Yes, I know it’s hard sometimes. It’s hard when someone intentionally “pushes your buttons.” It’s hard when certain differences are continually being brought up again and again. It’s hard when chemical dependency or other anti-social behavior is part of the picture.
But yet, they are family, and you’ve got to love them. Whether they’re family by birth, or marriage, or adoption, they’re still family.
Paul gives us some good advice in Romans 12, 17-20: “Do not repay anyone evil for evil. Be careful to do what is right in the eyes of everybody. If it is possible, as far as it depends on you, live at peace with everyone. Do not take revenge, my friends, but leave room for God’s wrath, for it is written: ‘It is mine to avenge; I will repay’ says the Lord. On the contrary: If your enemy is hungry, feed him; if he is thirsty, give him something to drink. In doing this, you will heap burning coals on his head. Do not be overcome by evil, but overcome evil with good.”
These words are sound advice in dealing with everybody, including one’s own family. Regardless of what others might do to us, we are the ones who are called upon to be the peacemakers, to be the ones who are kind and loving and considerate.
As we look at ourselves, I believe we can see the weak links in our own inter-family relationships. We can see ourselves in that position, probably more times than we would care to admit. There are those times when we’ve started arguments instead of ending or avoiding them. And there are those times when we’ve even looked with hatred upon those to whom we are related.
It’s here where we see Jesus—not as just an example of someone who loves others, but as the one who loves us more than anything else. Just as Ruth showed her love to Naomi and clung on to her, Jesus loves us and clings to us. Just as Ruth had faith that God would be her God, we have faith that Jesus is our Saviour and Lord.
Through faith in Christ, we are united with God in his family. We are forgiven for our earthly frailties and imperfect human relationships. Just as birth into our earthly families unites us by blood, birth into God’s family unites us by the blood of Christ, shed for us, so that we might be forgiven and restored. Through faith this is ours. We are true children of God, and members of his family. The love God has for us is the love we show to others. Just as Ruth saw God in Naomi, so others must see Christ in us—in our actions, our words, and in our relationships.
So how does this story about Ruth end? Ruth and Naomi settle in Bethlehem. Naomi had become somewhat despondent, thinking the Lord had dealt rather harshly with her—but that would soon change.
After awhile, a man named Boaz enters into the picture. He buys the property owned by Naomi’s husband Elimelech. And he also becomes Ruth’s second husband. This marriage brings a new child into the picture—a son by the name of Obed.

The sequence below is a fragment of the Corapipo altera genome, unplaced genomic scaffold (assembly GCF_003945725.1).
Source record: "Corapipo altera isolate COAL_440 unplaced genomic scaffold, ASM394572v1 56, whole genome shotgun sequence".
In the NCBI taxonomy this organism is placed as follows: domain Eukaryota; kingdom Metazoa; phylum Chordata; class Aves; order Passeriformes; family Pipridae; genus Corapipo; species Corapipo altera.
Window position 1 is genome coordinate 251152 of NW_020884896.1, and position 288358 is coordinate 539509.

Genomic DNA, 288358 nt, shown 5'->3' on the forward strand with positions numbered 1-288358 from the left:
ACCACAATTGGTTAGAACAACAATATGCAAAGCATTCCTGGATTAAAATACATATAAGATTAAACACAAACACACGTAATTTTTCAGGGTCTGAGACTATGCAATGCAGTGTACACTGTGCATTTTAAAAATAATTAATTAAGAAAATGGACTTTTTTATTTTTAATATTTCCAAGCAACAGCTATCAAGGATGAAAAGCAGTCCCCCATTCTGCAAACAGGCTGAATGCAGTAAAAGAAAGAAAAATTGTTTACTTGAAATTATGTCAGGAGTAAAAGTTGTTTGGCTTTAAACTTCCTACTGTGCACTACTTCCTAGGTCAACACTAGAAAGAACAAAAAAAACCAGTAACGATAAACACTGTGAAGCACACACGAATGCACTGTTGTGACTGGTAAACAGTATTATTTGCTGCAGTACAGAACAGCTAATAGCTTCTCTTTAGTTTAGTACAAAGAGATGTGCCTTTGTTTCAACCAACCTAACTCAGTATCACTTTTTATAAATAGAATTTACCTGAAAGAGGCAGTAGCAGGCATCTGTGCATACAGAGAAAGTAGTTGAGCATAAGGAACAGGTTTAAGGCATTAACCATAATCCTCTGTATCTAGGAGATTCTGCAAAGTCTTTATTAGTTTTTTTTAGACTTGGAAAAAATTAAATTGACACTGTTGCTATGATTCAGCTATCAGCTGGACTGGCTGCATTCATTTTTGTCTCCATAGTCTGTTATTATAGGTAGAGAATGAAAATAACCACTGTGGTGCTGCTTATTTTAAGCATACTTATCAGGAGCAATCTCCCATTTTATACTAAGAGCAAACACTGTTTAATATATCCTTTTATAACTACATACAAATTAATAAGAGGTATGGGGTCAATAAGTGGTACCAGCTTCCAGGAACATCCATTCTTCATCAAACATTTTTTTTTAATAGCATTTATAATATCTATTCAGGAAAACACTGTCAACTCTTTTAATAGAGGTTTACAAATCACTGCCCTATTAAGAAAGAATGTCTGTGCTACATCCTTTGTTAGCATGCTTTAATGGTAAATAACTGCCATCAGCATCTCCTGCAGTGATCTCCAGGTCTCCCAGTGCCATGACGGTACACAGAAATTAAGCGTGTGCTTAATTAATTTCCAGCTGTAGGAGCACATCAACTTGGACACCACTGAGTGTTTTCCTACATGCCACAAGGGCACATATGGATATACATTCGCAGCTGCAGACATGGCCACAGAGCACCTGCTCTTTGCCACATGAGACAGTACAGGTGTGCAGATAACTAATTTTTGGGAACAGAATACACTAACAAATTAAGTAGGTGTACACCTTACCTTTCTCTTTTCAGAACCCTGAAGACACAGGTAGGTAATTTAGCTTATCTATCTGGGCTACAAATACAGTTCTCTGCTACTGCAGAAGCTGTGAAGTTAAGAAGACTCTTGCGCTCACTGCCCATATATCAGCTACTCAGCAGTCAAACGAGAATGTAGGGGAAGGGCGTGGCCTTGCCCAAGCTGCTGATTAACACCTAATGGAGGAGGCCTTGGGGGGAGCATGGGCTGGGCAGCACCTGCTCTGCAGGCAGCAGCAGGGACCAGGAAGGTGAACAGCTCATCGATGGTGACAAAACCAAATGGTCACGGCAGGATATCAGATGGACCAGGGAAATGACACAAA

The words recorded in Ruth 4, 14-16 are especially noteworthy: “The women [of the town] said to Naomi, ‘Praise the Lord! He has given you a grandson today to take care of you. May the boy become famous in Israel! Your daughter-in-law loves you, and has done more for you than seven sons. And now she has given you a grandson, who will bring new life to you and give you security in your old age.’ Naomi took the child, adopted him, and took care of him.”
Now here’s a little bit of the genealogy connected with this: Ruth’s husband Boaz was the son of Salmon and Rahab the prostitute. Ruth and Boaz have a son Obed. Obed was the father of Jesse, who was the father of David—King David. It is through this family line that Jesus Christ was born—in Bethlehem, because he was of the house and lineage of David. Ruth was certainly part of God’s plan.
This story about Ruth is also a story about choices. Elimelech made a choice to take his wife and family to Moab because of the famine. Ruth made a choice to leave the land of her birth and her heathen religion. Ruth made a choice to be loyal to her mother-in-law, and go with her to Bethlehem. Ruth was converted, and faithful to the one true God.
In our lives as Christians, we will be faced with many choices too. We can be assured that our choices will be right ones if we keep the words of Jesus recorded in Matthew 6, 33 in mind: “But seek ye first the kingdom of God and his righteousness, and all these things shall be added unto you.”
Ruth’s choice to follow Naomi and her God certainly illustrates the truth of Jesus’ words. May we always be led to choose the God-pleasing thing throughout our lives.